In our last post, we looked at what bone stress injuries were and why they occur. So how as an athlete, or as a coach working with an athlete, do you know if you have a bone stress injury?
It is important to realize that there is no perfect clinical test for assessing bone stress injuries. However, your suspicion for a bone stress injury should be higher if you:
- have a reproduction of pain with touching or loading a bony region
- have pain, usually described as a deep or achy at rest, which increases with loading
- have had a recent increase in training volume or intensity
- had a recent reduction in factors that promote recovery - such as sleep, increased stress, increased fatigue or illness
- Have had a recent reduction in energy intake, especially where this has affected regular menstrual function.
While answering yes to each of these does not mean you have a bone stress injury, positive answers should increase your level of suspicion.
Diagnosis of bone stress injuries can be confirmed by the use of medical imaging such as x-ray, CT, MRI or bone scan. However, the use of these modalities needs to be considered on a case by case basis. In instances where a diagnosis can be made confidently without imaging, where the results of imaging will not change management, or where for various reasons imaging is not appropriate, it is often possible to manage these injuries presumptively.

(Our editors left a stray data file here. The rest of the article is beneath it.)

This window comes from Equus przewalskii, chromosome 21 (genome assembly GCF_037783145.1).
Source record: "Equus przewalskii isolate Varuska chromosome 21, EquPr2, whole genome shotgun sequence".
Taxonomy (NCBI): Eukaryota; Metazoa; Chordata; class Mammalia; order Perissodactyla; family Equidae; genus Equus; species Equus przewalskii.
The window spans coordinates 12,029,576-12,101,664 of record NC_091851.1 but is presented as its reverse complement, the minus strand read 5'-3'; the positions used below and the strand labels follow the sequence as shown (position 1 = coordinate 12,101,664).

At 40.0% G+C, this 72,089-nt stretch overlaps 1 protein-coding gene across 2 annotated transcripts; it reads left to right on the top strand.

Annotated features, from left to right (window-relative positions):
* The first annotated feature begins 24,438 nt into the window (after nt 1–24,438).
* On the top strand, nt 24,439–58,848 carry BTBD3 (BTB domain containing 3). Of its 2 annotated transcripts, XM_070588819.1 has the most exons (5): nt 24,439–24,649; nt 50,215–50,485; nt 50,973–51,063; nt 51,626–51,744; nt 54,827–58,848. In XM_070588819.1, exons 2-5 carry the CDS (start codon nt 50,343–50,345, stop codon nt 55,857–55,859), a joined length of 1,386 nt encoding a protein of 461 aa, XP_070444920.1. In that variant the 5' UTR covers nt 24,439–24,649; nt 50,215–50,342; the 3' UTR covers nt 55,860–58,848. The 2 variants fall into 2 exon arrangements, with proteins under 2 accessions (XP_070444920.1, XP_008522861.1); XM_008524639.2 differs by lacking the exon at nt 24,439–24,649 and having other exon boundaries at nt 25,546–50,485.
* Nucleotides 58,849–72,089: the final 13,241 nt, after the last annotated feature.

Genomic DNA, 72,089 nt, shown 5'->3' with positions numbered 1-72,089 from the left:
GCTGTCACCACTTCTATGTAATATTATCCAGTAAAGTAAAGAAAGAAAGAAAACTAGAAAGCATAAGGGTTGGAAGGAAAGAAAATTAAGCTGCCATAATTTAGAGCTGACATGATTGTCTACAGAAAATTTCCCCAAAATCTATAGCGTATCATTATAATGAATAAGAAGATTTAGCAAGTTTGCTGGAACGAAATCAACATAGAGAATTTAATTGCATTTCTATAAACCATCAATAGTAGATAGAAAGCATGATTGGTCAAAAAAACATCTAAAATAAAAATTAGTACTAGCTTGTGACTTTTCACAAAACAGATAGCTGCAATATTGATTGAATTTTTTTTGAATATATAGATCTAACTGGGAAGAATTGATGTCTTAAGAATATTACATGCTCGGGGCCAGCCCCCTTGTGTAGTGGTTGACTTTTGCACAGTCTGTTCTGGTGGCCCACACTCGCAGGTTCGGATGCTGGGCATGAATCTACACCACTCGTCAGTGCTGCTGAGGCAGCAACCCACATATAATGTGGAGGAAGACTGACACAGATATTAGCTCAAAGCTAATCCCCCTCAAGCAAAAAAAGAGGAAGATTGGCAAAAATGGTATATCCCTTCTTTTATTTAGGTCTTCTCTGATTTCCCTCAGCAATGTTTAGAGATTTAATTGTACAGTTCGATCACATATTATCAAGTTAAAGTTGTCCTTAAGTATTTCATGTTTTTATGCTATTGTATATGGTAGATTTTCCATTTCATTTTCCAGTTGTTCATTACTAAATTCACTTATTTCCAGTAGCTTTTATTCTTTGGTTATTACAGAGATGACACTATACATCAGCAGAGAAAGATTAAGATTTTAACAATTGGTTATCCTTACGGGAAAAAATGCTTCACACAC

In instances of high-risk stress fractures such as those of the femoral neck, of the front of the tibia imaging represents best practice due to the propensity of these areas to progress to overt fracture and a positive finding would often drive on referral to an orthopedic specialist as often surgical intervention is indicated.
In short, making a diagnosis of these injuries is not always straight forward, but if you have symptoms as described, it is best to review with your Physiotherapist to discuss the best way of getting an accurate diagnosis and establishing a management plan.
Next week we will take a brief look at high and low-risk stress fractures and how this can affect management.